I was struck by the way the light felt that afternoon. I have paid a good deal of attention to light, but no one could begin to do it justice. There was the feeling of a weight of light – pressing the damp out of the grass and pressing the smell of sour old sap out of the boards on the porch floor and burdening even the trees a little as a late snow would do. It was the kind of light that rests on your shoulders the way a cat lies on your lap. So familiar.

I must say I was rather put off reading this book by some reviews and comments from a few people who suggested that it’s full of Biblical references and theology that would make it hard to understand for someone without a solid grounding in the Bible. As a lifelong atheist, brought up that way, there can be few people out there with less knowledge of the Bible or of the intricacies of the beliefs of all the different Christian churches than I, so for the benefit of others I’d like to say that’s total nonsense. At every step of the way, Robinson makes crystal clear the basis of whatever aspect of faith she is discussing. The possible exception is the idea of whether predestination exists, though even there, it’s quite straightforward to understand Ames’ position on the subject – which is primarily that he doesn’t know the answer, and gets fed up with atheists using the question as some kind of weapon. Perhaps there are nuances that I missed that would be picked up by people better versed in the Bible, but certainly I had no feeling of ‘missing’ anything. It seemed to me that Ames’ unshakeable faith is based as much on his love of the world and of humanity, as on obscure theological points.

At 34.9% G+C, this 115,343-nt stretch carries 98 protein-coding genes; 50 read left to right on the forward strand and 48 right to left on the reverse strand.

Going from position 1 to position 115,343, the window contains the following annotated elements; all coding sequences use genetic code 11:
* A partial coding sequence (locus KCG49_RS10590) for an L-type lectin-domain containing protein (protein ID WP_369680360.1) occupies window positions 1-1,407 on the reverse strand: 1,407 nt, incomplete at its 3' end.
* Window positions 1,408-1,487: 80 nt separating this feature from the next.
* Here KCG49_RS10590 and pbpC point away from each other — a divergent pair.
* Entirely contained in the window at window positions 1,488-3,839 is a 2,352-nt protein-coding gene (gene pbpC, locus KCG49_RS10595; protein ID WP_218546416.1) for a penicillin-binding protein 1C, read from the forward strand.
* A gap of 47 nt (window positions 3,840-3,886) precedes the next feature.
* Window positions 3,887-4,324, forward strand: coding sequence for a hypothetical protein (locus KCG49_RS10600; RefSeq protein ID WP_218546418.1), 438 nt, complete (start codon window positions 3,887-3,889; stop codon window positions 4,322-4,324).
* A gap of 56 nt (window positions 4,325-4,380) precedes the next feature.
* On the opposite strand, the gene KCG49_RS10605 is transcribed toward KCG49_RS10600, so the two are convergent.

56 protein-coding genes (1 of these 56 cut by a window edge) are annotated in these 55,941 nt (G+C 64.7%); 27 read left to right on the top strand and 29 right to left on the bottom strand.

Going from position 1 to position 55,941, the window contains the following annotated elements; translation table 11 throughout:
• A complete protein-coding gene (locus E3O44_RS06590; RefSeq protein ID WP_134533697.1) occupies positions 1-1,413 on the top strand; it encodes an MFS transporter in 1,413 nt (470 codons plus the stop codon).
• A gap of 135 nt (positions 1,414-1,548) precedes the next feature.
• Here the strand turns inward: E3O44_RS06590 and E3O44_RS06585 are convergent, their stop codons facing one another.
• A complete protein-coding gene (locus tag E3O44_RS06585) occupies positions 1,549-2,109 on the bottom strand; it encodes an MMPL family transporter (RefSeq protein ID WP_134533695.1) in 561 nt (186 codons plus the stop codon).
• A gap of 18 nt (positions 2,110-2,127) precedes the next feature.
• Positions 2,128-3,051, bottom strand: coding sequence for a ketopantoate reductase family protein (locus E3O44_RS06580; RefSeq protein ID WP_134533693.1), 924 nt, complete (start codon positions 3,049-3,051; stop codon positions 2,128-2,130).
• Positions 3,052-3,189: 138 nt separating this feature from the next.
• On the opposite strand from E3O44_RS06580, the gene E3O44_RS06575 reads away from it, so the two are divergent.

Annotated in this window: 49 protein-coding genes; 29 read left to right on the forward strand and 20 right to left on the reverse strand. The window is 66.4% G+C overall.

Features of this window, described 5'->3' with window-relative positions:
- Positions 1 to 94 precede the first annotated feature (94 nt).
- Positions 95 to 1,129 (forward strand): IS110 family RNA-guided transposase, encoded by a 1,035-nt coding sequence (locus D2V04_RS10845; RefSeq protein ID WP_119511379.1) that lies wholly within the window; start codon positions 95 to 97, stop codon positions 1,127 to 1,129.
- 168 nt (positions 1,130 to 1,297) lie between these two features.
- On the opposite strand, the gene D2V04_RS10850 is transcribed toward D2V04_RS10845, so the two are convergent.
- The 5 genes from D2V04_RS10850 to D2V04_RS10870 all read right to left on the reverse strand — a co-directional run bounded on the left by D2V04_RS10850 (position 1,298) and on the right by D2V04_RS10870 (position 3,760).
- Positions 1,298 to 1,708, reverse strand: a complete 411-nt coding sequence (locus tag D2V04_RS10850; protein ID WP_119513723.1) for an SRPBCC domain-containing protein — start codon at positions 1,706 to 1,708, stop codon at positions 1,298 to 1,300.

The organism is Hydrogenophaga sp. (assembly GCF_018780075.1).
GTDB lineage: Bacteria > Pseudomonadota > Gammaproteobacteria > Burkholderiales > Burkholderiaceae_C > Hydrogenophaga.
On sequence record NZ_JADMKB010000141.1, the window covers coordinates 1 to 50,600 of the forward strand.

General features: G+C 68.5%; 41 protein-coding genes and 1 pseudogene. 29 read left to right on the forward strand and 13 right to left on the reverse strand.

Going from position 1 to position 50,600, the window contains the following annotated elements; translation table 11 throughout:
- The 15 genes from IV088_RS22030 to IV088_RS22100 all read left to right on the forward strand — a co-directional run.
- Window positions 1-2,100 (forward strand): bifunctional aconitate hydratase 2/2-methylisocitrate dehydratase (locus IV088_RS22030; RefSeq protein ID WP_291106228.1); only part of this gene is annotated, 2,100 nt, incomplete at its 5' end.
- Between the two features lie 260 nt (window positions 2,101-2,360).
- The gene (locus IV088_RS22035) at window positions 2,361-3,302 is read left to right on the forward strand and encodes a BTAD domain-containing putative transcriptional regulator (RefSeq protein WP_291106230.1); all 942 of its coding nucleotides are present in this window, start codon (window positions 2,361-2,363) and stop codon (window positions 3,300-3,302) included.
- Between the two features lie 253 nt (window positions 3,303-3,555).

I might seem to be comparing something great and holy with a minor and ordinary thing, that is, love of God with mortal love. But I just don’t see them as separate things at all. If we can be divinely fed with a morsel and divinely blessed with a touch, then the terrible pleasure we find in a particular face can certainly instruct us in the nature of the very grandest love. I devoutly believe this to be true. I remember in those days loving God for the existence of love and being grateful to God for the existence of gratitude, right down in the depths of my misery.

In the second half of the book, a young man returns to the town, the son of Ames’ oldest friend, the Presbyterian minister Boughton. This young man is called John Ames Boughton, a well-intentioned gesture from the elder Boughton which Ames has always rather resented. In fact, he resents everything to do with this young man, who has proved to be a disappointment throughout his life. Ames’ feelings about him are mixed with his sorrow for his lost daughter and for his brother’s atheism, and Ames himself is rather confused about why he feels so antagonistic towards the younger man. Now Ames is dying, and young Boughton seems to be forming a bond with his much younger wife, Lila, and his son. The latter part of the book is a very moving account of Ames wrestling with his own feelings and trying to come to a better understanding of the young man.

Marilynne Robinson
Marilynne Robinson

There is very little plot in this book, which is normally a real no-no for me. But somehow I found Ames’ story totally absorbing and full of emotional truth – a quiet account of an ordinary man who loves his family, striving to be good in his heart, struggling to see God’s will, accepting the mystery at the heart of faith. It reminded me of the way Colm Tóibín writes – rather plain and understated, but full of beauty and empathy for human frailties. But for all the emotionalism, there’s humour in there, too – wonderfully crafted set-pieces that in their own way shed more light on all the idiosyncrasies of human nature. Yes, it’s about faith, and about racial inequality to some degree, but fundamentally it’s about humanity and the search for a redemption that can come only through a deeper understanding of the workings of the human heart. A lovely book.

Well, I can imagine him beyond the world, looking back at me with an amazement of realisation – “This is why we have lived this life!” There are a thousand, thousand reasons to live this life, every one of them sufficient.